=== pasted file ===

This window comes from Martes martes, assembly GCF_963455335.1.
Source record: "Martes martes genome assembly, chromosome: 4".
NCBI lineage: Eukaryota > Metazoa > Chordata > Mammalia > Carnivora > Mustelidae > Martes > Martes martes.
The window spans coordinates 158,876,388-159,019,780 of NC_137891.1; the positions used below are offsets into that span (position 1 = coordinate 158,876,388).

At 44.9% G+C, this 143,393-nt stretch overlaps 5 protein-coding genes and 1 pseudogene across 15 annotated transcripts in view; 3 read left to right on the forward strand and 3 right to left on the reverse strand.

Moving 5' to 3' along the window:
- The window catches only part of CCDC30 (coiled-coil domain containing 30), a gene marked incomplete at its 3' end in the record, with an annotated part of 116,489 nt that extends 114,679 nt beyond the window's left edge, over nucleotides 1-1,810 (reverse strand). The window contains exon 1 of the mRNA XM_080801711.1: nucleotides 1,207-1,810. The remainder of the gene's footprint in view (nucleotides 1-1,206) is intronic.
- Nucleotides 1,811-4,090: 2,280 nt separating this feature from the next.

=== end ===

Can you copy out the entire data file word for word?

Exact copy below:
This window comes from Martes martes, assembly GCF_963455335.1.
Source record: "Martes martes genome assembly, chromosome: 4".
NCBI lineage: Eukaryota > Metazoa > Chordata > Mammalia > Carnivora > Mustelidae > Martes > Martes martes.
The window spans coordinates 158,876,388-159,019,780 of NC_137891.1; the positions used below are offsets into that span (position 1 = coordinate 158,876,388).

At 44.9% G+C, this 143,393-nt stretch overlaps 5 protein-coding genes and 1 pseudogene across 15 annotated transcripts in view; 3 read left to right on the forward strand and 3 right to left on the reverse strand.

Moving 5' to 3' along the window:
- The window catches only part of CCDC30 (coiled-coil domain containing 30), a gene marked incomplete at its 3' end in the record, with an annotated part of 116,489 nt that extends 114,679 nt beyond the window's left edge, over nucleotides 1-1,810 (reverse strand). The window contains exon 1 of the mRNA XM_080801711.1: nucleotides 1,207-1,810. The remainder of the gene's footprint in view (nucleotides 1-1,206) is intronic.
- Nucleotides 1,811-4,090: 2,280 nt separating this feature from the next.